For many people, lactose intolerance develops after infancy. Their bodies become unable to digest the simple sugars found in milk, called lactose. The undigested lactose then builds up in the intestines, where it is broken down by bacteria and causes problems such as cramps and diarrhea. Doctors Neil Nedley and David de Rose saw this happen on a large scale when an US humanitarian shipment of powdered milk was sent to various South American communities. The people were not used to drinking milk beyond infancy, causing widespread cases of cramping and diarrhea.
Nutrition biochemist T. Colin Campbell agrees that cow’s milk may not be the best for children to drink. According to Campbell, cow’s milk may be a cause of Type 1 diabetes for some people. Campbells says that undigested lactose can release amino acid chains into the blood stream, causing the body to begin attacking it. Unfortunately, the lactose amino acid chains is similar to the cells of the pancreas that create insulin. When the body begins to attack the amino acid chains in the blood stream, it may then go on to attack pancreas cells by mistake. This can cause diabetes in infants and children.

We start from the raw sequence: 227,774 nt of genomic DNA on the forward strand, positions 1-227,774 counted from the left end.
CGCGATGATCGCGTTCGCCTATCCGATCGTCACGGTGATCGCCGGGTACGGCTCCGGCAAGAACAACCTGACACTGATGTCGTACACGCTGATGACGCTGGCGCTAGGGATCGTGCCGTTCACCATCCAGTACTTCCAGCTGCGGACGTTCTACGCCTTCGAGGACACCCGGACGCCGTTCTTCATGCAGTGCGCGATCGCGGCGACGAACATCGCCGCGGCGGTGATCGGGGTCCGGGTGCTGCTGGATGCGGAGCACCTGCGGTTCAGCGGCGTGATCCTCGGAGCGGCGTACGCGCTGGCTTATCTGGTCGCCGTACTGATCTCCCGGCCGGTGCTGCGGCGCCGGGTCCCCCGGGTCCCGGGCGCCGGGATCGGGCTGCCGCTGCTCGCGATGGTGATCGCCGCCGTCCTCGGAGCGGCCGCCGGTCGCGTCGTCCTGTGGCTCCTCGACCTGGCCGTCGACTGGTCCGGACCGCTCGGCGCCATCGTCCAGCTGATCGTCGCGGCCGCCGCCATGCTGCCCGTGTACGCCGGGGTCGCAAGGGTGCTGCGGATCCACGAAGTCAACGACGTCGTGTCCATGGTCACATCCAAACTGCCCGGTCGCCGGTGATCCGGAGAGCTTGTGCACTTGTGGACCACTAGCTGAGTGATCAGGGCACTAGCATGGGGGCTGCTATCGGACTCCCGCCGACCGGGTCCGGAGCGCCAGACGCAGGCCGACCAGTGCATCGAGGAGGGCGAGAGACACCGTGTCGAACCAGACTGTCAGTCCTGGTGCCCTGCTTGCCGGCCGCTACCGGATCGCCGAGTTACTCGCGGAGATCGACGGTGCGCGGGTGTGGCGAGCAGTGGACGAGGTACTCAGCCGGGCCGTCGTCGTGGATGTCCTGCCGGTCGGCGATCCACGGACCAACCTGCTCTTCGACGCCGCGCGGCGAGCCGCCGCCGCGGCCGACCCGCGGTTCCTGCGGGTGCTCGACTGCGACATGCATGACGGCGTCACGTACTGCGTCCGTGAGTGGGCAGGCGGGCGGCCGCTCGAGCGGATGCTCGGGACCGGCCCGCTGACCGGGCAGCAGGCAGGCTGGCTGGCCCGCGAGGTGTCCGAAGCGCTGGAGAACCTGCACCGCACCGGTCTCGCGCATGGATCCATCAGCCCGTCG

Doctors Nedley and DeRose looked at several studies and found that only 25 percent of cow’s milk is actually absorbed by the body. In contrast, human breastmilk is much easier for an infant to absorb making it a better source of calcium and less likely to cause lactose issues. They feel that there are several health issues related to drinking or eating too many dairy products, including a higher risk of developing allergies, iron deficiency anemia, early atherosclerosis, juvenile diabetes, and hyperactivity. As well as many other possible milk-related issues.
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